Hogwarts crest and wand holder-equipped bags for the start of little wizards’ academic careers.
It’s a big day in the life of a Japanese kid when they head out the door wearing their randoseru for the first time. These sturdy, half-rounded backpacks are what pretty much every elementary school student carries their books in, and now there’s a randoseru for kids who are (or like to imagine they are) enrolled at Hogwarts School of Witchcraft and Wizardry.
A collaboration between Japanese fashion brand Q-pot and the Harry Potter franchise, the Harry Potter Chocolate Randoseru proudly displays the Hogwarts emblem at the bottom of its flap.
That’s not the only magical accent either, as the bag’s left side is equipped with an exterior wand holder, so that little mages can whip it out whenever necessary to cast spells during their school commute.
▼ A wand is not included with the randoseru, since presumably you’ll be issued one during your orientation at Hogwarts.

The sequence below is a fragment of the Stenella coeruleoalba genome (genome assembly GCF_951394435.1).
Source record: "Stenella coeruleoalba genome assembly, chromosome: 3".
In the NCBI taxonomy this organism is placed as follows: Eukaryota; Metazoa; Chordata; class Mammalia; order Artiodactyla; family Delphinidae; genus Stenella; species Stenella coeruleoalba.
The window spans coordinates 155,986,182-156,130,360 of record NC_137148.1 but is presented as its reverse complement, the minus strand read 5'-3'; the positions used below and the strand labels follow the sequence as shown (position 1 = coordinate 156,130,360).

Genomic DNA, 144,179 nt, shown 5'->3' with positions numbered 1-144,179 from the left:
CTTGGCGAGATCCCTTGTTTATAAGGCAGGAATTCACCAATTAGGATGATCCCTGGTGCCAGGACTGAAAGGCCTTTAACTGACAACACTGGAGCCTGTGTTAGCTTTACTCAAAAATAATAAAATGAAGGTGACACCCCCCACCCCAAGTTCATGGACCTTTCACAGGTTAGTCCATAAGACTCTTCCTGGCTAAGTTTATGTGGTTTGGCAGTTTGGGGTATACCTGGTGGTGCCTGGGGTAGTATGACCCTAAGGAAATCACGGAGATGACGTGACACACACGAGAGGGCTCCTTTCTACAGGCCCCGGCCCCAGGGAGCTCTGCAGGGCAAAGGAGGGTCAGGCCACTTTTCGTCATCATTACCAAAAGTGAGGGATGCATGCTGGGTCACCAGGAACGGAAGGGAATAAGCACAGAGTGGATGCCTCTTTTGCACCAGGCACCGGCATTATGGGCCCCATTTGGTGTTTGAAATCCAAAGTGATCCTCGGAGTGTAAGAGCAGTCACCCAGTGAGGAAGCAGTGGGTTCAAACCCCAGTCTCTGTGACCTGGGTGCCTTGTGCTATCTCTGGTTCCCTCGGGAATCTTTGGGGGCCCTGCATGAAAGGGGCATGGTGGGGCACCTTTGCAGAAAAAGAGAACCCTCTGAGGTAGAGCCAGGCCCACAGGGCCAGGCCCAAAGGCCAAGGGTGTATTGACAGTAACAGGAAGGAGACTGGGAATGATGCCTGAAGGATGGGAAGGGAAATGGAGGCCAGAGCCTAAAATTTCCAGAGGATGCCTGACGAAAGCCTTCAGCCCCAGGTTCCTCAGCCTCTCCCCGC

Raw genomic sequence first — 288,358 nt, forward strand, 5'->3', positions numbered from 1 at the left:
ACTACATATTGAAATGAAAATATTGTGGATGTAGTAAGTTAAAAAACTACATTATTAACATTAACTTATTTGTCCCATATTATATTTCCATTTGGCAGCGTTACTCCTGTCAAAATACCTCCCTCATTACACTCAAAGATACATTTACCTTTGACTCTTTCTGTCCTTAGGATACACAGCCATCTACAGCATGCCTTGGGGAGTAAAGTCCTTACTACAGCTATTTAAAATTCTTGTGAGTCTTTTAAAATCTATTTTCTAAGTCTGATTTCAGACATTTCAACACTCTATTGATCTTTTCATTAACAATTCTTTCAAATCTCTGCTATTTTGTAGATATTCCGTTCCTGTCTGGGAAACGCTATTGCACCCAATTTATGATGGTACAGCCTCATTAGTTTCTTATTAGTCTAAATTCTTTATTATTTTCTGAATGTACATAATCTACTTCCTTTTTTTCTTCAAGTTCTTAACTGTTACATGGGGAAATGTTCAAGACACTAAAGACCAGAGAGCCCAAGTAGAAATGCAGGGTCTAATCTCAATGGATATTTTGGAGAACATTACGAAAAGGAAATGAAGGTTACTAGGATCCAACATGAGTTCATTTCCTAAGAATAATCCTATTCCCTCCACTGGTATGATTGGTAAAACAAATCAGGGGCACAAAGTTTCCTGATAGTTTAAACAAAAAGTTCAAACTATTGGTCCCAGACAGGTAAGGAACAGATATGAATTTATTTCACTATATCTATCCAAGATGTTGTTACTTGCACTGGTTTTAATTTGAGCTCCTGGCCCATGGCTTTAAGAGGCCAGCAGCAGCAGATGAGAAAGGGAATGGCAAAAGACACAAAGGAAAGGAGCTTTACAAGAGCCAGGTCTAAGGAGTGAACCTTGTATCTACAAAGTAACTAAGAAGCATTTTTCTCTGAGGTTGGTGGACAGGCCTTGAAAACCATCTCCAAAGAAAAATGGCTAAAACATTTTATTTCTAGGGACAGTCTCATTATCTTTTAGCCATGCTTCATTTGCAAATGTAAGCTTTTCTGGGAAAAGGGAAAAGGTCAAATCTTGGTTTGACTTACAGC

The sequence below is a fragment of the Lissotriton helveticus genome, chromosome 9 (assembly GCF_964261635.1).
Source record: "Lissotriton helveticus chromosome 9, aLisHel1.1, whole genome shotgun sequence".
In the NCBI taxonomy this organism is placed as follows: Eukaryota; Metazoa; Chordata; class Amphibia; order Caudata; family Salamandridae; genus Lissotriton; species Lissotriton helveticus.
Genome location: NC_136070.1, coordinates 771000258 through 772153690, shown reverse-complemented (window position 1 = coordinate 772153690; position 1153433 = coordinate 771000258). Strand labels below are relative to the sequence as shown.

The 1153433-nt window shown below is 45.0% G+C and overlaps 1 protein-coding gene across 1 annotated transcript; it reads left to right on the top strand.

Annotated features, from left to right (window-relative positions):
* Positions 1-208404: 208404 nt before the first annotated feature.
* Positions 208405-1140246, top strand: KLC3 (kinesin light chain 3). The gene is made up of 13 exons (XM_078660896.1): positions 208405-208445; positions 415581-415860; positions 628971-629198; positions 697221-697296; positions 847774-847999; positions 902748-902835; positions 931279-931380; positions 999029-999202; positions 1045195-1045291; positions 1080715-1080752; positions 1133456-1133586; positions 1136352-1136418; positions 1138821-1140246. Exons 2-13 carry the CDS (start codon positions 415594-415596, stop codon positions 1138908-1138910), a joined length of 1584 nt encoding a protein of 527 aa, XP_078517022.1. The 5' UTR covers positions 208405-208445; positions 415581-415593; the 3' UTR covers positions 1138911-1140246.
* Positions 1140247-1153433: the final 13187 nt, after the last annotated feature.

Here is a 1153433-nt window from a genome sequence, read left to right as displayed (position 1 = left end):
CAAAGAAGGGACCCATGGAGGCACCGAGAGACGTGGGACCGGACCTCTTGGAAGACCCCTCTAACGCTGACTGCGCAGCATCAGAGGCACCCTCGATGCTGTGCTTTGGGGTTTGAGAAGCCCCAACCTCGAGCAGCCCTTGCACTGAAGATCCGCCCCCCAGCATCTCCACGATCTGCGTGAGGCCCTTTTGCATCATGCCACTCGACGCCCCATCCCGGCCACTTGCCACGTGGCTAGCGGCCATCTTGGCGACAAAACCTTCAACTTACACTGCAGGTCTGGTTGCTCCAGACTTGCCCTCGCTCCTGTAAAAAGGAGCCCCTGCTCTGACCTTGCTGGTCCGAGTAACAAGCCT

If you’re wondering about the pattern etched into the synthetic leather, it has two inspirations. First, it’s meant to be evocative of the brickwork at Platform 9 3/4, from which Hogwarts-bound trains depart. Second, it’s designed to resemble a bar of chocolate, in keeping with Q-pot’s dessert-derived design themes.
▼ Each block has either the Harry Potter logo, the boy wizard’s scar, or the Q-pot logo.
Flip open the cover, and there’s another nod to Hogwarts’ rich traditions with the crests of Gryffindor, Slytherin, Ravenclaw, and Hufflepuff.
▼ All four houses are included with the backpack, allowing you to slip in whichever one you feel like showing allegiance to that day.
And last, one of the pockets has a clear section where you can display the Hogwarts letter of acceptance that comes with the bag.
Randoseru generally aren’t cheap, and this one is no exception, being priced at 110,000 yen (US$1,060). However, randoseru are customarily made with such high-quality materials and craftsmanship that the student can use the same bag for all six years of Japanese elementary school, and Q-pot’s made-in-Japan Harry Potter bag comes with a six-year guarantee.
Orders open though the Q-pot online store here on April 1, meaning that buyers won’t have them in their hands in time for the start of the 2021 Japanese school year, but they’ll have them by 2022, and also by the opening of the Harry Potter permanent exhibition/museum in Tokyo.
Source: Q-pot via IT Media
Top image: Q-pot
Insert images: Q-pot (1, 2)
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